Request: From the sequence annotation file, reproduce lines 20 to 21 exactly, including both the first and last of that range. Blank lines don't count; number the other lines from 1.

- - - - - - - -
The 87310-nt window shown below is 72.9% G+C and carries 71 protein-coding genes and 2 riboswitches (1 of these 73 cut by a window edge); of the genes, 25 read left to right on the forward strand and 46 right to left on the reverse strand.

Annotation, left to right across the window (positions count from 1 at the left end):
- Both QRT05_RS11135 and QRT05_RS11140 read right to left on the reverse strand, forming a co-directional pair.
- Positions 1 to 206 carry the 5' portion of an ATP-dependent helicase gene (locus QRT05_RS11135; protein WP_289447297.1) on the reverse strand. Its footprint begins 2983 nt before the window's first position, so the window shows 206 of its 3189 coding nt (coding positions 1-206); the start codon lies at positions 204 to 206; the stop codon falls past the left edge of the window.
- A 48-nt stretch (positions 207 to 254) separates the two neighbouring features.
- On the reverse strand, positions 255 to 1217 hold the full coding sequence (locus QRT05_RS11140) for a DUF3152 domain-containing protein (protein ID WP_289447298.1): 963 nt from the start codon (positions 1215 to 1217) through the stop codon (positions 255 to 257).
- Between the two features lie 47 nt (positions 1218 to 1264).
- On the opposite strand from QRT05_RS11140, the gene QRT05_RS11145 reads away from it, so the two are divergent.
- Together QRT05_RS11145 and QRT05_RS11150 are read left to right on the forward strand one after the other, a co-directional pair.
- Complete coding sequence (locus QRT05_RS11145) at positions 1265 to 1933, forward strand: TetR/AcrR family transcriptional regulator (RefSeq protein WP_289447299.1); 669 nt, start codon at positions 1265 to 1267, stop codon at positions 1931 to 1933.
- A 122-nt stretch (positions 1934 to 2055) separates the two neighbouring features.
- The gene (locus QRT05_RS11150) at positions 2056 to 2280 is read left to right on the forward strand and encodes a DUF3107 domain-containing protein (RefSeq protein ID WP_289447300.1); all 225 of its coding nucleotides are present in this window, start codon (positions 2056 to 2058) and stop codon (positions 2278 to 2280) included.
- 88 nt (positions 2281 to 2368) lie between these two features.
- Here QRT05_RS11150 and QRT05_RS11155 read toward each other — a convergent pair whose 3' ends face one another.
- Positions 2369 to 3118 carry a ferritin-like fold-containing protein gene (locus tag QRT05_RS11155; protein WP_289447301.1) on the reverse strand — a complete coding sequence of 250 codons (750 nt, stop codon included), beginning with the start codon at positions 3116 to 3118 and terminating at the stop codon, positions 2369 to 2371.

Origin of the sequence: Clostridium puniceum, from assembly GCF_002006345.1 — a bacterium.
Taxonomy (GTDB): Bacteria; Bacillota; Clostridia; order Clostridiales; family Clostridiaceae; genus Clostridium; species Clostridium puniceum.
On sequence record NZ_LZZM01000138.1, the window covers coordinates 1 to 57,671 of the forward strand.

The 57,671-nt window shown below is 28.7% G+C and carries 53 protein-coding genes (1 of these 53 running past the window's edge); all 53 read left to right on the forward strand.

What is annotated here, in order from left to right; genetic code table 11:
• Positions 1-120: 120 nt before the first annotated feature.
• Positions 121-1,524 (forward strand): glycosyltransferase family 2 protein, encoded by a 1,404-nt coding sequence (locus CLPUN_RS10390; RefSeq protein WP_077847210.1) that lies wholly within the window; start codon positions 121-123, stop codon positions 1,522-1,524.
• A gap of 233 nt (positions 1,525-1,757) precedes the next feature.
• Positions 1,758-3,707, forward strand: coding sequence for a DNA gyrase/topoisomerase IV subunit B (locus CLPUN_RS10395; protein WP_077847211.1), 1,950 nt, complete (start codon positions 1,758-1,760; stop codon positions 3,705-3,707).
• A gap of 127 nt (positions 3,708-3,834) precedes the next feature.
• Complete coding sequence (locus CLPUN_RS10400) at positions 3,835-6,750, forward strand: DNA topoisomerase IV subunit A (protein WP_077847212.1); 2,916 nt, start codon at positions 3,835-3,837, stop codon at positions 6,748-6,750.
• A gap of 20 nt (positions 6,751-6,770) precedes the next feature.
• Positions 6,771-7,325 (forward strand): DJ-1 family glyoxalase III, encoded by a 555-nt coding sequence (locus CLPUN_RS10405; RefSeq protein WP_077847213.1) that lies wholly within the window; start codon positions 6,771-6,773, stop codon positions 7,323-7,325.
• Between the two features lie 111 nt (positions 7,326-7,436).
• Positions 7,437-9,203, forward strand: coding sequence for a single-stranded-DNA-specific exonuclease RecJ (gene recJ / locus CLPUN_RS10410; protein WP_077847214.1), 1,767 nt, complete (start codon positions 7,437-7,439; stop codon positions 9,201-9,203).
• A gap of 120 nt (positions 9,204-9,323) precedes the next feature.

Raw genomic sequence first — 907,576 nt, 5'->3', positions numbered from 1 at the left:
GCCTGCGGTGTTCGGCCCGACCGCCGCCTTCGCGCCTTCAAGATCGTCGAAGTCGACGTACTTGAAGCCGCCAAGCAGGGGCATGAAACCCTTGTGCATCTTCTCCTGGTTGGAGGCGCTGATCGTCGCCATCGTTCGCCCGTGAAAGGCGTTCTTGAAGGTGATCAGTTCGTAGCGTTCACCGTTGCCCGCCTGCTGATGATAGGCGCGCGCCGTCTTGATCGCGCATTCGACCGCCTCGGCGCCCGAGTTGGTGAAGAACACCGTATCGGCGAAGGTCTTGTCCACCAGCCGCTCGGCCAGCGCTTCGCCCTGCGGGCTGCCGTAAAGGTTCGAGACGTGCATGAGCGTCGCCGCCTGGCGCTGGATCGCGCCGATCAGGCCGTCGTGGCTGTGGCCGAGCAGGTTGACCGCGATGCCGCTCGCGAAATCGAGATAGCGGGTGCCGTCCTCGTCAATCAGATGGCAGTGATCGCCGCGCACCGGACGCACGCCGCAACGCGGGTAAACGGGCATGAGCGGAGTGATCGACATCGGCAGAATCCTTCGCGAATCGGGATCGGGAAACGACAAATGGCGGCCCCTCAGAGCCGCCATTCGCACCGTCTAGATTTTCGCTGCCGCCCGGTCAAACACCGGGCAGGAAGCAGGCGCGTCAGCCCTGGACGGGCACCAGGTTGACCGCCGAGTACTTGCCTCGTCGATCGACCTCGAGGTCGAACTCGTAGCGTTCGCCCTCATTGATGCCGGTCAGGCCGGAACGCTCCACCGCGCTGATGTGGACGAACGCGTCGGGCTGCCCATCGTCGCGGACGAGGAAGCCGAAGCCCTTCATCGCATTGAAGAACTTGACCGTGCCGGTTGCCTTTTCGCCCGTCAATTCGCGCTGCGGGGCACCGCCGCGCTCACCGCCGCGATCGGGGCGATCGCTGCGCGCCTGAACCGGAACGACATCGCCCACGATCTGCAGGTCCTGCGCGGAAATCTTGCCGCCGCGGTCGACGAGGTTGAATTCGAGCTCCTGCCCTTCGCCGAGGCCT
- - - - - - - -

What is annotated here, in order from left to right; genetic code table 11:
• Positions 1-120: 120 nt before the first annotated feature.